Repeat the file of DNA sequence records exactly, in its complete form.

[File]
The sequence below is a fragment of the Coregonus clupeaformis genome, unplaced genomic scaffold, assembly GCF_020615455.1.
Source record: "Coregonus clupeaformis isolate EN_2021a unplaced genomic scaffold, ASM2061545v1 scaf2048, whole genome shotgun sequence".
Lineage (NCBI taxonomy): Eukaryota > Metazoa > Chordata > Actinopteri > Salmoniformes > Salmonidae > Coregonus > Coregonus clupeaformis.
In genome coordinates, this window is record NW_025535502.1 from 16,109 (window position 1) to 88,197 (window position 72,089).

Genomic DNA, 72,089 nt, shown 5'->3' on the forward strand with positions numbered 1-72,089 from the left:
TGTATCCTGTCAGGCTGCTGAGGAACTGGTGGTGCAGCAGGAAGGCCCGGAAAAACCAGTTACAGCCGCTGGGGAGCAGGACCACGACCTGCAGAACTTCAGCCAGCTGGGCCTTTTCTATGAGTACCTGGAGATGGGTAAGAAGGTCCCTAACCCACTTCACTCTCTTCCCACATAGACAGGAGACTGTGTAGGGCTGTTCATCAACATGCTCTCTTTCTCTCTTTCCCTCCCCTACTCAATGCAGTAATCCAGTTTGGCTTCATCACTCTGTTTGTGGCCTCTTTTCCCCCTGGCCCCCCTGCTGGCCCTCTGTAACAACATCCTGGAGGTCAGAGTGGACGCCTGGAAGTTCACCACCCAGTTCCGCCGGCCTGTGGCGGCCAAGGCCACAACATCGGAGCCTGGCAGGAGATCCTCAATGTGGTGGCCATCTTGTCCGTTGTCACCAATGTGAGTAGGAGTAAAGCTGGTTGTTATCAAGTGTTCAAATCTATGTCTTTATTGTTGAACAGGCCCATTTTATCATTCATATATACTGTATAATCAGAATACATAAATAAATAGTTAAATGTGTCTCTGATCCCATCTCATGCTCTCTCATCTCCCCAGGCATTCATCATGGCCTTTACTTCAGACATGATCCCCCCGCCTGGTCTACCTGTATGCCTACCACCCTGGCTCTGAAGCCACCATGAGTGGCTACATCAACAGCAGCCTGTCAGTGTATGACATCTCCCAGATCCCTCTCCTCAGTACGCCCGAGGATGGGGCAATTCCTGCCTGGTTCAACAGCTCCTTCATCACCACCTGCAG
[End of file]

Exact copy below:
The sequence below is a fragment of the Coregonus clupeaformis genome, unplaced genomic scaffold, assembly GCF_020615455.1.
Source record: "Coregonus clupeaformis isolate EN_2021a unplaced genomic scaffold, ASM2061545v1 scaf2048, whole genome shotgun sequence".
Lineage (NCBI taxonomy): Eukaryota > Metazoa > Chordata > Actinopteri > Salmoniformes > Salmonidae > Coregonus > Coregonus clupeaformis.
In genome coordinates, this window is record NW_025535502.1 from 16,109 (window position 1) to 88,197 (window position 72,089).

Genomic DNA, 72,089 nt, shown 5'->3' on the forward strand with positions numbered 1-72,089 from the left:
TGTATCCTGTCAGGCTGCTGAGGAACTGGTGGTGCAGCAGGAAGGCCCGGAAAAACCAGTTACAGCCGCTGGGGAGCAGGACCACGACCTGCAGAACTTCAGCCAGCTGGGCCTTTTCTATGAGTACCTGGAGATGGGTAAGAAGGTCCCTAACCCACTTCACTCTCTTCCCACATAGACAGGAGACTGTGTAGGGCTGTTCATCAACATGCTCTCTTTCTCTCTTTCCCTCCCCTACTCAATGCAGTAATCCAGTTTGGCTTCATCACTCTGTTTGTGGCCTCTTTTCCCCCTGGCCCCCCTGCTGGCCCTCTGTAACAACATCCTGGAGGTCAGAGTGGACGCCTGGAAGTTCACCACCCAGTTCCGCCGGCCTGTGGCGGCCAAGGCCACAACATCGGAGCCTGGCAGGAGATCCTCAATGTGGTGGCCATCTTGTCCGTTGTCACCAATGTGAGTAGGAGTAAAGCTGGTTGTTATCAAGTGTTCAAATCTATGTCTTTATTGTTGAACAGGCCCATTTTATCATTCATATATACTGTATAATCAGAATACATAAATAAATAGTTAAATGTGTCTCTGATCCCATCTCATGCTCTCTCATCTCCCCAGGCATTCATCATGGCCTTTACTTCAGACATGATCCCCCCGCCTGGTCTACCTGTATGCCTACCACCCTGGCTCTGAAGCCACCATGAGTGGCTACATCAACAGCAGCCTGTCAGTGTATGACATCTCCCAGATCCCTCTCCTCAGTACGCCCGAGGATGGGGCAATTCCTGCCTGGTTCAACAGCTCCTTCATCACCACCTGCAG